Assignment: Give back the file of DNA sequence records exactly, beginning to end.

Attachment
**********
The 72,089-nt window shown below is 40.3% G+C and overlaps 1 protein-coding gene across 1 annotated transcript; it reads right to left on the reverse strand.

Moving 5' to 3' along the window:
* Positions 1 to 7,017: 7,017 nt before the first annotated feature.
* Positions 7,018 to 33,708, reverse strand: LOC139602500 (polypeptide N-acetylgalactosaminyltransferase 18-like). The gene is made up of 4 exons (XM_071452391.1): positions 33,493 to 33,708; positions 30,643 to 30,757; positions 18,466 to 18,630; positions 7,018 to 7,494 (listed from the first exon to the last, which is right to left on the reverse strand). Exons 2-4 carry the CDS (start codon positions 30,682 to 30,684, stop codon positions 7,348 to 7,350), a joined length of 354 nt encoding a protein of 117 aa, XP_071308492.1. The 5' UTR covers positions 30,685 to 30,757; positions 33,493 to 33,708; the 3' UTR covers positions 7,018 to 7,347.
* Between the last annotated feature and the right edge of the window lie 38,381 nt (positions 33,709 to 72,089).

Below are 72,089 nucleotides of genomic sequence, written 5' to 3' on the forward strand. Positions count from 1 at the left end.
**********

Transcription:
The 72,089-nt window shown below is 40.3% G+C and overlaps 1 protein-coding gene across 1 annotated transcript; it reads right to left on the reverse strand.

Moving 5' to 3' along the window:
* Positions 1 to 7,017: 7,017 nt before the first annotated feature.
* Positions 7,018 to 33,708, reverse strand: LOC139602500 (polypeptide N-acetylgalactosaminyltransferase 18-like). The gene is made up of 4 exons (XM_071452391.1): positions 33,493 to 33,708; positions 30,643 to 30,757; positions 18,466 to 18,630; positions 7,018 to 7,494 (listed from the first exon to the last, which is right to left on the reverse strand). Exons 2-4 carry the CDS (start codon positions 30,682 to 30,684, stop codon positions 7,348 to 7,350), a joined length of 354 nt encoding a protein of 117 aa, XP_071308492.1. The 5' UTR covers positions 30,685 to 30,757; positions 33,493 to 33,708; the 3' UTR covers positions 7,018 to 7,347.
* Between the last annotated feature and the right edge of the window lie 38,381 nt (positions 33,709 to 72,089).

Below are 72,089 nucleotides of genomic sequence, written 5' to 3' on the forward strand. Positions count from 1 at the left end.